CREATE INDEX tb_lower_job_idx ON tb (lower(job));

Example 2: If clients often query information by full names of people:

CREATE INDEX people_fullname_idx ON people ((first_name || '  ' || last_name));

Multi-column index

Basically, a multi-column index takes this form:

CREATE INDEX index_name ON table (col1, col2, col3);

Property 1:

For this multi-column indexing, a comparison between 2 rows first compares their values on col1, if those are equal, compare their values on col2, if they are still equal, values on col3 are compared. Hence, the order col1, col2, col3 is very important, which is completely different from col3, col1, col2 and even col1, col3, col2.

When querying on these 3 indexed columns, we should also keep their order to be col1, col2, col3. If, for example, we only want to query on col1 and col3, stating the order as col1, col3 will trigger the indexing while col3, col1 will not.

Suppose we declare an index rule as below:

CREATE INDEX t_abc_idx ON t (a, b, c);

Queries on a, (a, b), (a, b, c) will take full use of the index (attention to the WHERE clause):

 SELECT * FROM t WHERE a = 3 AND b = 'x';
 SELECT * FROM t WHERE a = 3 AND b = 'x' AND c > 20;

The below query can also make use of this index:

 SELECT * FROM t WHERE a = 3 AND c < 10;

For this query, the system will use the index to locate all positions that have value a = 3, then it scans over all these rows to test for the condition c < 10.

For the below queries, this index is not applicable.

SELECT * FROM t WHERE b = 'z';
SELECT * FROM t WHERE b = 'u' AND c = 2 AND a = 100;
SELECT * FROM t WHERE c = 10 AND a = 10;

Property 2:

Instead of using a multi-column index, a multi-column conditioned query can also make use of several single indexes. For instance, suppose we declare the below 3 single indexes:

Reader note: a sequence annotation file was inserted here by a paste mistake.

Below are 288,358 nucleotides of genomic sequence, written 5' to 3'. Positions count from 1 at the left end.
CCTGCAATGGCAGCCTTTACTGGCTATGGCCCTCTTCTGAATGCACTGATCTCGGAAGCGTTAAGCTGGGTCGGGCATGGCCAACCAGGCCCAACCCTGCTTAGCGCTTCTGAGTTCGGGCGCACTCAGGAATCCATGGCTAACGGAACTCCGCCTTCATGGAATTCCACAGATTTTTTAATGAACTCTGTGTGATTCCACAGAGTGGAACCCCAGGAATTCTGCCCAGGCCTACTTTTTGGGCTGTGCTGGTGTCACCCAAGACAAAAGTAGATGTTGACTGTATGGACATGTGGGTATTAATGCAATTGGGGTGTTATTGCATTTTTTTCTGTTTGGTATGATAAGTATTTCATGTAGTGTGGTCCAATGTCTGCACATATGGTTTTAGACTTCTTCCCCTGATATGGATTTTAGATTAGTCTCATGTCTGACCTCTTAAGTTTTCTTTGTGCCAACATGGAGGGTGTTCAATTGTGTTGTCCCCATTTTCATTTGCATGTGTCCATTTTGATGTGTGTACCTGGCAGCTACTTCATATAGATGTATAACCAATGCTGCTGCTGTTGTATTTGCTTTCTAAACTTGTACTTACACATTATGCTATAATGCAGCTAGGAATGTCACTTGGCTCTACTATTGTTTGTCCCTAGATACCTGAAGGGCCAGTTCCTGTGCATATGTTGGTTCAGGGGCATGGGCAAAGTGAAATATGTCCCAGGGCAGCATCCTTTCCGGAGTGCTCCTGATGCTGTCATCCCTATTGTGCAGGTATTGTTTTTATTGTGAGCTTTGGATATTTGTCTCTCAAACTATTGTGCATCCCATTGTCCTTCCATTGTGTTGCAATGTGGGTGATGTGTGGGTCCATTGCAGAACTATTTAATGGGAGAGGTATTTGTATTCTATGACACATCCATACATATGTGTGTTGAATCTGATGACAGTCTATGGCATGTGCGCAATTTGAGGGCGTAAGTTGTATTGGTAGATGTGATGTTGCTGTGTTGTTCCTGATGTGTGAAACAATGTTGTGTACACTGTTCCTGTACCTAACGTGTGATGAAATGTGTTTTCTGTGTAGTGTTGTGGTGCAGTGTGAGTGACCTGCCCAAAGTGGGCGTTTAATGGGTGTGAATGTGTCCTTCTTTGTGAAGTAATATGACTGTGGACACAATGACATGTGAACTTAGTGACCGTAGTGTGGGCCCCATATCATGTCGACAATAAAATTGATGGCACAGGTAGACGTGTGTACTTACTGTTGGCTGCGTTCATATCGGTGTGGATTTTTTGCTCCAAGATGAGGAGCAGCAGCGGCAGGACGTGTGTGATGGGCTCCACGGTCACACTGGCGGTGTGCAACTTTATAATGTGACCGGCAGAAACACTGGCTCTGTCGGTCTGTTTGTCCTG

CREATE INDEX t_a_idx ON t (a);
CREATE INDEX t_b_idx ON t (b);
CREATE INDEX t_c_idx ON t (c);

And query:

SELECT * FROM t WHERE b = 'u' AND c = 2 AND a = 100;

The system can query 3 set: the first set of all rows that have b = ‘u’, this uses the second index; the second set of all rows that have c = 2, this uses the third index; and the third set of all rows that have a = 100, this uses the first index. Lastly, it applies the AND operator on these 3 sets to take only the intersection of them to return.

Property 3:

By default, when rows are sorted by an index, they are sorted by ascending order with Nulls being at the last positions. If we specify the order as descending, Nulls are space at the first positions by default. We also have the right to sort rows ascendingly with Nulls at first or descendingly with Nulls at last. Below illustrates the 4 possible setups.


This property does not greatly affect single indexing, however, for multi-column indexing with the ORDER BY clause, this might cause a problem. For example, an index with (a ASC, b ASC) would not be helpful with queries that need ODER BY (a ASC, b DESC) – these queries can only use indexes that are defined with (a ASC, b DESC) or (a DESC, b ASC).